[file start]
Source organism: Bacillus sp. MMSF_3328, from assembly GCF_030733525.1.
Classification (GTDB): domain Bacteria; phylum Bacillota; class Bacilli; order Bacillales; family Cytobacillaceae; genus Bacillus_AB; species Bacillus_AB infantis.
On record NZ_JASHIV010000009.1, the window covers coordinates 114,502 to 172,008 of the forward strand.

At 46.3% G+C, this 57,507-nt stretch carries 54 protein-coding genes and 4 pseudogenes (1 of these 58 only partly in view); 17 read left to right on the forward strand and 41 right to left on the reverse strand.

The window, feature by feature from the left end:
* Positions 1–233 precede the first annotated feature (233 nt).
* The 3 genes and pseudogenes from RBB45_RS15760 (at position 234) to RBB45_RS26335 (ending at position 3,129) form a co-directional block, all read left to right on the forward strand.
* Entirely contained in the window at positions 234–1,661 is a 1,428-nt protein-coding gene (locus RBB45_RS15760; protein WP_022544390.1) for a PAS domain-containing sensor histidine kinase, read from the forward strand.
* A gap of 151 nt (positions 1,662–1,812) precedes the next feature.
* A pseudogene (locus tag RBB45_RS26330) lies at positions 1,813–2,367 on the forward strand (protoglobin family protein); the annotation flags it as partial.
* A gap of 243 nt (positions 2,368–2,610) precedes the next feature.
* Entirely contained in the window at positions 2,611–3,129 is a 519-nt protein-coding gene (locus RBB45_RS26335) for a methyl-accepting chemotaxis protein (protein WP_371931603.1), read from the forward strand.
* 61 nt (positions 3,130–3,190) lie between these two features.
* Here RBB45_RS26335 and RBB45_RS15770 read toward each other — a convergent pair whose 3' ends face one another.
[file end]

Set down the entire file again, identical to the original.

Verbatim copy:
Source organism: Bacillus sp. MMSF_3328, from assembly GCF_030733525.1.
Classification (GTDB): domain Bacteria; phylum Bacillota; class Bacilli; order Bacillales; family Cytobacillaceae; genus Bacillus_AB; species Bacillus_AB infantis.
On record NZ_JASHIV010000009.1, the window covers coordinates 114,502 to 172,008 of the forward strand.

At 46.3% G+C, this 57,507-nt stretch carries 54 protein-coding genes and 4 pseudogenes (1 of these 58 only partly in view); 17 read left to right on the forward strand and 41 right to left on the reverse strand.

The window, feature by feature from the left end:
* Positions 1–233 precede the first annotated feature (233 nt).
* The 3 genes and pseudogenes from RBB45_RS15760 (at position 234) to RBB45_RS26335 (ending at position 3,129) form a co-directional block, all read left to right on the forward strand.
* Entirely contained in the window at positions 234–1,661 is a 1,428-nt protein-coding gene (locus RBB45_RS15760; protein WP_022544390.1) for a PAS domain-containing sensor histidine kinase, read from the forward strand.
* A gap of 151 nt (positions 1,662–1,812) precedes the next feature.
* A pseudogene (locus tag RBB45_RS26330) lies at positions 1,813–2,367 on the forward strand (protoglobin family protein); the annotation flags it as partial.
* A gap of 243 nt (positions 2,368–2,610) precedes the next feature.
* Entirely contained in the window at positions 2,611–3,129 is a 519-nt protein-coding gene (locus RBB45_RS26335) for a methyl-accepting chemotaxis protein (protein WP_371931603.1), read from the forward strand.
* 61 nt (positions 3,130–3,190) lie between these two features.
* Here RBB45_RS26335 and RBB45_RS15770 read toward each other — a convergent pair whose 3' ends face one another.